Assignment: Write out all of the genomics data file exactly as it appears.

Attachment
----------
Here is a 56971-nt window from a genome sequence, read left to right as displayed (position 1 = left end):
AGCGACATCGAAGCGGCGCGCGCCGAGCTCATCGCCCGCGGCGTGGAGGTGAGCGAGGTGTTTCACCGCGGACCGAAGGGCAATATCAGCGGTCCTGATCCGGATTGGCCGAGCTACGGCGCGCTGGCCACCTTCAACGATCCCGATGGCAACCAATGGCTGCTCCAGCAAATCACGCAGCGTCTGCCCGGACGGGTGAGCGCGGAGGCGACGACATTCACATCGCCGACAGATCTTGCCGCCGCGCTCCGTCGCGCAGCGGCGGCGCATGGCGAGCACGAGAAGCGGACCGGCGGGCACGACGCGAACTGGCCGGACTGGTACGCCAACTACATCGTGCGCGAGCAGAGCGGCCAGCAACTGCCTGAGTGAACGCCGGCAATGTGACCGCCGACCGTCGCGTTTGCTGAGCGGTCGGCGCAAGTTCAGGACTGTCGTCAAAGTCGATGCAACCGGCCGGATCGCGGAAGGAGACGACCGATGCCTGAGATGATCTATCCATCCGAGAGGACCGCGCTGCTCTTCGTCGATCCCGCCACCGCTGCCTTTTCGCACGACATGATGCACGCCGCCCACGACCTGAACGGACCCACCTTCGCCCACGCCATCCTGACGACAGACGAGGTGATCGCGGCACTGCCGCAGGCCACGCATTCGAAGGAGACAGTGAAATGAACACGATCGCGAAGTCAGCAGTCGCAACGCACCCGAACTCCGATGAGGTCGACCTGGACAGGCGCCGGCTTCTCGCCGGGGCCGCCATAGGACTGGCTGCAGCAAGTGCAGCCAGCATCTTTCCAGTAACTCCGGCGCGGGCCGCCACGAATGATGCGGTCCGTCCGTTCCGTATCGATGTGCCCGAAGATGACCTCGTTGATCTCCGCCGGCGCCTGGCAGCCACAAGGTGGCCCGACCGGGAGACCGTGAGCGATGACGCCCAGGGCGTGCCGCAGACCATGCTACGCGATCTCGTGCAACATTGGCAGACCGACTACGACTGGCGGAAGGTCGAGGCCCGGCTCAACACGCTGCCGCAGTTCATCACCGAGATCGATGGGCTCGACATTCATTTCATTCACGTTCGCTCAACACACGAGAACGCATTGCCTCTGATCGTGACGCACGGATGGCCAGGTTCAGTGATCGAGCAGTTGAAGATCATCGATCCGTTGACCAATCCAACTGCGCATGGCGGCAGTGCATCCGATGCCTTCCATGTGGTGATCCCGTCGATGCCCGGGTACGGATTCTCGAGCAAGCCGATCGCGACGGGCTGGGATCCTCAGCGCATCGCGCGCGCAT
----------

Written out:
Here is a 56971-nt window from a genome sequence, read left to right as displayed (position 1 = left end):
AGCGACATCGAAGCGGCGCGCGCCGAGCTCATCGCCCGCGGCGTGGAGGTGAGCGAGGTGTTTCACCGCGGACCGAAGGGCAATATCAGCGGTCCTGATCCGGATTGGCCGAGCTACGGCGCGCTGGCCACCTTCAACGATCCCGATGGCAACCAATGGCTGCTCCAGCAAATCACGCAGCGTCTGCCCGGACGGGTGAGCGCGGAGGCGACGACATTCACATCGCCGACAGATCTTGCCGCCGCGCTCCGTCGCGCAGCGGCGGCGCATGGCGAGCACGAGAAGCGGACCGGCGGGCACGACGCGAACTGGCCGGACTGGTACGCCAACTACATCGTGCGCGAGCAGAGCGGCCAGCAACTGCCTGAGTGAACGCCGGCAATGTGACCGCCGACCGTCGCGTTTGCTGAGCGGTCGGCGCAAGTTCAGGACTGTCGTCAAAGTCGATGCAACCGGCCGGATCGCGGAAGGAGACGACCGATGCCTGAGATGATCTATCCATCCGAGAGGACCGCGCTGCTCTTCGTCGATCCCGCCACCGCTGCCTTTTCGCACGACATGATGCACGCCGCCCACGACCTGAACGGACCCACCTTCGCCCACGCCATCCTGACGACAGACGAGGTGATCGCGGCACTGCCGCAGGCCACGCATTCGAAGGAGACAGTGAAATGAACACGATCGCGAAGTCAGCAGTCGCAACGCACCCGAACTCCGATGAGGTCGACCTGGACAGGCGCCGGCTTCTCGCCGGGGCCGCCATAGGACTGGCTGCAGCAAGTGCAGCCAGCATCTTTCCAGTAACTCCGGCGCGGGCCGCCACGAATGATGCGGTCCGTCCGTTCCGTATCGATGTGCCCGAAGATGACCTCGTTGATCTCCGCCGGCGCCTGGCAGCCACAAGGTGGCCCGACCGGGAGACCGTGAGCGATGACGCCCAGGGCGTGCCGCAGACCATGCTACGCGATCTCGTGCAACATTGGCAGACCGACTACGACTGGCGGAAGGTCGAGGCCCGGCTCAACACGCTGCCGCAGTTCATCACCGAGATCGATGGGCTCGACATTCATTTCATTCACGTTCGCTCAACACACGAGAACGCATTGCCTCTGATCGTGACGCACGGATGGCCAGGTTCAGTGATCGAGCAGTTGAAGATCATCGATCCGTTGACCAATCCAACTGCGCATGGCGGCAGTGCATCCGATGCCTTCCATGTGGTGATCCCGTCGATGCCCGGGTACGGATTCTCGAGCAAGCCGATCGCGACGGGCTGGGATCCTCAGCGCATCGCGCGCGCAT